Can Secret Recordings or Photos of Your Spouse Be Evidence?
If you plan on getting divorced, you might wonder what evidence you can use in your case. In Illinois, questions on whether secret recordings or photos can be used as evidence are common. It can be tempting to record your spouse secretly if their behavior behind doors is much different from what they portray in public. Read on to find out whether you can use secret recordings of your partner as evidence and what is accepted as evidence in Illinois.
What Illinois Law Says
When it comes to recording a conversation to be used as evidence, most states only require consent from one party. This means that a person is legally allowed to record a conversation if at least one of them knows that the conversation is being recorded. For instance, a person can record himself on a call with another person.
However, Illinois’s rules are much stricter. It is an all-party consent state whereby you and your partner must provide consent for a recording to be admissible in court. If you record a person without their consent, it may be considered a Class 4 felony offense in Illinois. Even though this is the case, it doesn’t necessarily mean every conversation recorded without another person’s consent is illegal — there are several exceptions.
What Happens If You Record a Person Without Their Consent in Illinois?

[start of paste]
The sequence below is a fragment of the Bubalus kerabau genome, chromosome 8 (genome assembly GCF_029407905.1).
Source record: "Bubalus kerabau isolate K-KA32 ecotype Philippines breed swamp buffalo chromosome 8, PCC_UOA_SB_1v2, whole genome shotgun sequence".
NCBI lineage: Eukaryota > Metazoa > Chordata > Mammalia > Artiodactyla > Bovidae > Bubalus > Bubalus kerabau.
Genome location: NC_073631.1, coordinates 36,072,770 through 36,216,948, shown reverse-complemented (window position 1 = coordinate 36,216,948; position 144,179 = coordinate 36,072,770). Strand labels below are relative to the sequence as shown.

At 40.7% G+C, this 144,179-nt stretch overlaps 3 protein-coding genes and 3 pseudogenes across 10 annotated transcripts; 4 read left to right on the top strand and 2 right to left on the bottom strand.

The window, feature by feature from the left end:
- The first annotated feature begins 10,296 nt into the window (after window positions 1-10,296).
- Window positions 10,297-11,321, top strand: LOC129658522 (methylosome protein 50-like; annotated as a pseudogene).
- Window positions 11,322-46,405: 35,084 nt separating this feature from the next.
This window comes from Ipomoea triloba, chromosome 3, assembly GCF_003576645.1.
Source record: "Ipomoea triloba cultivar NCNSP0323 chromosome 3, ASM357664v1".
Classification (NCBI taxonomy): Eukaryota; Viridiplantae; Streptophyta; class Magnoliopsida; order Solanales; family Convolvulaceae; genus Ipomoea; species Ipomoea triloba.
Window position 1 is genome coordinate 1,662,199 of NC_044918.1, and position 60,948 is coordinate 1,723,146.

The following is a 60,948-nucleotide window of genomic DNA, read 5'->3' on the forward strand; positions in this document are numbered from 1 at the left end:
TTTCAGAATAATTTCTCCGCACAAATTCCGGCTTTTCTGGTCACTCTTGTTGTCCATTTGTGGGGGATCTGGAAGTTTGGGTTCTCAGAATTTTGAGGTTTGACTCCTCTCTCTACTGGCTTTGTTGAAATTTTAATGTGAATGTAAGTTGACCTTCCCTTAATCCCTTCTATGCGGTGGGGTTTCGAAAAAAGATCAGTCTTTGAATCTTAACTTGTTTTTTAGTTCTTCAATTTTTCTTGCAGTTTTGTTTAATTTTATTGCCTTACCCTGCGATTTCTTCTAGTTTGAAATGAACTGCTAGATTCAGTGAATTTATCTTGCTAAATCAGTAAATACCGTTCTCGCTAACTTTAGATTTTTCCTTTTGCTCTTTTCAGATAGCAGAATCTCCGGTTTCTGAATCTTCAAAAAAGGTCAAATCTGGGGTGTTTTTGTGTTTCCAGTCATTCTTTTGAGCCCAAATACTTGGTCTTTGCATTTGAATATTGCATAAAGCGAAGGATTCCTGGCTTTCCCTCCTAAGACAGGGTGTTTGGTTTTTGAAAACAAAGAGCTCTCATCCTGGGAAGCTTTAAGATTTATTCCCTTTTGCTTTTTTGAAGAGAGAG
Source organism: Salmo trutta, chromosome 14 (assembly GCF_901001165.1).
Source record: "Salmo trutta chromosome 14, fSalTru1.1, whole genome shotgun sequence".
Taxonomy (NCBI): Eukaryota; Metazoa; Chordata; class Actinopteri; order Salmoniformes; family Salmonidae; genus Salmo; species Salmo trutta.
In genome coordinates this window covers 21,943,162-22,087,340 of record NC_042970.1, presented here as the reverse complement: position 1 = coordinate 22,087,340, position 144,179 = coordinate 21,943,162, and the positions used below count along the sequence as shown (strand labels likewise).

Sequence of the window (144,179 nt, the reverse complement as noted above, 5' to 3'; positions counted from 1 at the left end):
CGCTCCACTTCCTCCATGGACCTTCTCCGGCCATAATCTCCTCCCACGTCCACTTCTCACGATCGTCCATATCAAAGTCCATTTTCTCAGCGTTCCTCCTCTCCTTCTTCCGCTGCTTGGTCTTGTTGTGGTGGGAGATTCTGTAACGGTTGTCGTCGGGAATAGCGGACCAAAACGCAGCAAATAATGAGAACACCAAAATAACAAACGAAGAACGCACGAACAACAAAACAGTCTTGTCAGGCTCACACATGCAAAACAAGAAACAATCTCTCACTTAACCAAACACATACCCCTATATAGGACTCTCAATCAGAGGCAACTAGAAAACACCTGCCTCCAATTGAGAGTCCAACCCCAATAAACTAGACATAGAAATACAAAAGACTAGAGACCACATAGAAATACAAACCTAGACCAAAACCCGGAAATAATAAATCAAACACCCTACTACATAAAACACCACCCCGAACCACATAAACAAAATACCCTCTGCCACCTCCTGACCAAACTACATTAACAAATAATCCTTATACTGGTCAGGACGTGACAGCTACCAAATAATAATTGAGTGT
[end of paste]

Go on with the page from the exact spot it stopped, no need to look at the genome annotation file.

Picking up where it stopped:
As mentioned earlier, Illinois is an all-party consent state meaning all involved parties must give their consent for a recording to be eligible for use in court. If you record a conversation without another person’s consent in Illinois, it may be considered a Class 4 felony. The person you recorded may be eligible for various damages, including:
- Punitive damages
- Financial damages
- All the involved legal costs
The laws in Illinois make recording someone without their consent a very costly mistake with consequences that outweigh any possible benefits. However, there are several exceptions to this law. For instance, it is legal to record a conversation with someone without their knowledge or consent if that person is committing a crime. For example, domestic violence is a crime in Illinois, and a secretly recorded conversation during this time is legal and can be used as evidence. Any actions defined as domestic violence, whether words or physical engagement, can be recorded without the person’s knowledge.
Can Voicemails Be Used as Evidence in Divorce Proceedings in Illinois?
Given that voicemails are created with the caller’s full knowledge that the conversation will be recorded, they can be used in court as evidence during divorce proceedings. Courts in Illinois have previously admitted to using voicemail content as evidence in divorce hearings. However, the recording must be verified and relevant to the case for it to be accepted as evidence. Anything other than that will be ruled out and discarded. You will need guidance from an experienced Chicago divorce attorney regarding the authenticity of a voicemail and whether it can help your case.
Contact an Illinois Divorce Attorney
If you plan on getting a divorce, the experienced and dedicated divorce attorneys at Nottage and Ward, LLP are here to help. You might not know what evidence is admissible in court and what could get you in trouble. Our team understands Illinois law and will guide you in handling your divorce. We will also provide strong legal advocacy and increase your chances of getting a favorable ruling. Contact us at (312) 332-2915 to schedule your free consultation with our skilled lawyers.
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